Scribes in the Emergency Department
Posted September 2016
Imagine going to work every day and being able to do the part of your job that you really enjoy and leaving off all of the burdensome things that you do because you just have to. Imagine being able to use your education, training and experience while someone else does the “busy work.” Now imagine that this actually help you and your company do a better job and accomplish more. It sounds a little too good to be true doesn’t it.
When you think of the word “scribe”, your mind might go to monastery centuries ago where scribes meticulously copied texts and dreamed of the day the printing press would be invented. In the modern world of healthcare, the term means something entirely different. Today, scribes are used as documentation assistants for physicians.
The most prominent setting for medical scribes is the Emergency Department. The unpredictable and often fast-paced nature of emergency medicine can make documentation feel like a secondary task. Unfortunately, the medico-legal and reimbursement environment make documentation a priority. Electronic health records have generally added to the documentation burden rather than alleviating it. Emergency department physicians are facing increasing volumes, long hours of work and high rates of “burnout” as a result of these and other factors. In some cases, the medical scribe can be a soothing balm for some of these ills.
Scribes are individuals trained in medical terminology and electronic health record systems who assist physicians in the chore of entering data in the patient record. They typically shadow the physician as the patient is interviewed and examined. In ideal situations, the information obtained by the physician is being contemporaneously entered by the scribe. This process is fast, efficient and likely improves accuracy and completeness in the record.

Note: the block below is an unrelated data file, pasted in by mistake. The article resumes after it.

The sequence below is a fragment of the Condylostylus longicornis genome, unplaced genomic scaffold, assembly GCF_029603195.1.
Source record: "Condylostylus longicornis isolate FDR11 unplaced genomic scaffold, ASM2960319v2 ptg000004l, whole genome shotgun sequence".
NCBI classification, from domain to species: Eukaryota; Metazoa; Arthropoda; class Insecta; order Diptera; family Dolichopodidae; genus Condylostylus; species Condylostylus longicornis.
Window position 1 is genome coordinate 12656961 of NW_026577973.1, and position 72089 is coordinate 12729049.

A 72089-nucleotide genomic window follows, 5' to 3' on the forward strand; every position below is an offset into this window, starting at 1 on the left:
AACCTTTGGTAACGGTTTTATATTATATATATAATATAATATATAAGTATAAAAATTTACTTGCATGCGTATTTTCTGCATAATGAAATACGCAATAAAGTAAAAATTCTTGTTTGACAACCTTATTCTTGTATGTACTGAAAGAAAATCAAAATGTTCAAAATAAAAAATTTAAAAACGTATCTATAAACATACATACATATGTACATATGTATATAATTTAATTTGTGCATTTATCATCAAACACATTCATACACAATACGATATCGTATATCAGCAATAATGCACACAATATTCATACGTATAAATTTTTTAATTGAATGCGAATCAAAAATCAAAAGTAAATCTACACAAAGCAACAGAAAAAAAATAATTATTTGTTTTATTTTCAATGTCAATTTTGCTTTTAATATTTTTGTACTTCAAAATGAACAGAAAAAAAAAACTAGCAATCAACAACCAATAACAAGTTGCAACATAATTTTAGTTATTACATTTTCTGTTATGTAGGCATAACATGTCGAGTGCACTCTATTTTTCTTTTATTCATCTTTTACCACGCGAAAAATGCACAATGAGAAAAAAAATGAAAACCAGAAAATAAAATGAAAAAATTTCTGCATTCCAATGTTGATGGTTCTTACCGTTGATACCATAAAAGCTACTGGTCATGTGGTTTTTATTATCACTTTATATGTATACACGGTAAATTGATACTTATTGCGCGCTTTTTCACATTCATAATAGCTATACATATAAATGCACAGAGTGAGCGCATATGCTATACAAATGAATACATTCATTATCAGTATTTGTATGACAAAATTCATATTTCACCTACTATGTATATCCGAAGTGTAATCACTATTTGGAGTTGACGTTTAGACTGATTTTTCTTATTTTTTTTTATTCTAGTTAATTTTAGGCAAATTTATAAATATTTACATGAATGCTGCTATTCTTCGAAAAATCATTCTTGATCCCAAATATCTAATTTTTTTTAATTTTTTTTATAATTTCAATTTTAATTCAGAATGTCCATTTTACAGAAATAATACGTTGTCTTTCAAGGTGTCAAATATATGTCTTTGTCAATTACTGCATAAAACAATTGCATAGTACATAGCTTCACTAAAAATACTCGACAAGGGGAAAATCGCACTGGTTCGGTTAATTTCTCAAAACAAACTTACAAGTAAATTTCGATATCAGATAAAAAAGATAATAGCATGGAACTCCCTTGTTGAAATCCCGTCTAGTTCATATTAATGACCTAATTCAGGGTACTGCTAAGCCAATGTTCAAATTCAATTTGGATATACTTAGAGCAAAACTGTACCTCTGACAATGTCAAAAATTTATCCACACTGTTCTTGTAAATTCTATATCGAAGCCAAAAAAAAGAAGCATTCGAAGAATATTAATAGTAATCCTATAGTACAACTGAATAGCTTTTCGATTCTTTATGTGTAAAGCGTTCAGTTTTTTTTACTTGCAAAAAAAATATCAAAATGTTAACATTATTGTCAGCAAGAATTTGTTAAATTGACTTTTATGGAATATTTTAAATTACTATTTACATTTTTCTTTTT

There are a number of upsides for the use of scribes in the ED. Freeing the physician from the data entry tasks allows for more time to be spent with the patient. This makes the physician and the patient happier. It allows the physician to have fewer distractions from actually thinking about the case. Diagnoses and treatments may be improved. It has been shown in several studies to improve the physician’s efficiency as measured by patients per hour. This, in turn, leads to fewer patients leaving without being seen. Ultimately, the increase in productivity and improved documentation can lead to increased revenue for the hospital.
The role of the medical scribe has been expanding over the years. There has actually been more of an evolution of the role to meet the various needs of the busy physician. Many scribes are now more like a professional assistant. They can help track down the results of diagnostic studies, add a layer of communication with the other hospital staff and help the physician keep track details that might otherwise get delayed or lost in the shuffle.
There are some potential downsides. The training for scribes is not standardized and there is no real benchmarking. In reality, scribes typically receive more training on the electronic health record system than most physicians do. Some physicians worry that patients may not be as forthcoming with information if there is someone else present in the room. In spite of that fear, there is a strong suggestion that patient satisfaction goes up with the use of scribes, somewhat mitigating that concern. There are also concerns about privacy and infection control. However, good scribe programs will ensure that scribes go through the same human resources protocols as other hospital employees to address these concerns.
There is also the financial issue. Scribes don’t typically work for free. Even when considering the cost, there is still a strong financial case to be made. Scribes are not ideal in all settings and the costs may not be justified in every situation. In some settings, the use of scribes may only be justified during peak hours or on certain busier days of the week.
It may not be the panacea for the emergency department physician, but the use of scribes certainly has its place. Done well, in the right environment, scribes can be an important member of the team.